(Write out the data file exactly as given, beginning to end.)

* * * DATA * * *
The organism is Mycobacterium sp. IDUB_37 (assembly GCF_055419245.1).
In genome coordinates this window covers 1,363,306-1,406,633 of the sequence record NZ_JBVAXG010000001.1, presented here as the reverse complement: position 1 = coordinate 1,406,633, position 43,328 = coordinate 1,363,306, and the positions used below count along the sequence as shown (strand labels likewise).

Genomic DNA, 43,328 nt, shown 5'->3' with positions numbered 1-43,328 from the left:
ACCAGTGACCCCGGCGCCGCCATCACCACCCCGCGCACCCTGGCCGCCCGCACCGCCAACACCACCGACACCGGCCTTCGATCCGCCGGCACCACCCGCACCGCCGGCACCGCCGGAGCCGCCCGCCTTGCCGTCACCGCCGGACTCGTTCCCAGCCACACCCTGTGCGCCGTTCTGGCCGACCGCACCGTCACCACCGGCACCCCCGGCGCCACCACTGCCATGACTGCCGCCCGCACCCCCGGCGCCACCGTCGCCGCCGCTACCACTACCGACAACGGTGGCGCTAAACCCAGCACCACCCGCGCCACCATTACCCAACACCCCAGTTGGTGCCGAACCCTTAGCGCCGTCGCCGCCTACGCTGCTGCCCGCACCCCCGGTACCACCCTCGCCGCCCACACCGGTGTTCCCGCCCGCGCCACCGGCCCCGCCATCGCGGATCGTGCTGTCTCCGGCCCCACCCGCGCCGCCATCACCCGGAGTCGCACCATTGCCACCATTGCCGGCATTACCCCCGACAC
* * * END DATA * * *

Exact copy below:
The organism is Mycobacterium sp. IDUB_37 (assembly GCF_055419245.1).
In genome coordinates this window covers 1,363,306-1,406,633 of the sequence record NZ_JBVAXG010000001.1, presented here as the reverse complement: position 1 = coordinate 1,406,633, position 43,328 = coordinate 1,363,306, and the positions used below count along the sequence as shown (strand labels likewise).

Genomic DNA, 43,328 nt, shown 5'->3' with positions numbered 1-43,328 from the left:
ACCAGTGACCCCGGCGCCGCCATCACCACCCCGCGCACCCTGGCCGCCCGCACCGCCAACACCACCGACACCGGCCTTCGATCCGCCGGCACCACCCGCACCGCCGGCACCGCCGGAGCCGCCCGCCTTGCCGTCACCGCCGGACTCGTTCCCAGCCACACCCTGTGCGCCGTTCTGGCCGACCGCACCGTCACCACCGGCACCCCCGGCGCCACCACTGCCATGACTGCCGCCCGCACCCCCGGCGCCACCGTCGCCGCCGCTACCACTACCGACAACGGTGGCGCTAAACCCAGCACCACCCGCGCCACCATTACCCAACACCCCAGTTGGTGCCGAACCCTTAGCGCCGTCGCCGCCTACGCTGCTGCCCGCACCCCCGGTACCACCCTCGCCGCCCACACCGGTGTTCCCGCCCGCGCCACCGGCCCCGCCATCGCGGATCGTGCTGTCTCCGGCCCCACCCGCGCCGCCATCACCCGGAGTCGCACCATTGCCACCATTGCCGGCATTACCCCCGACAC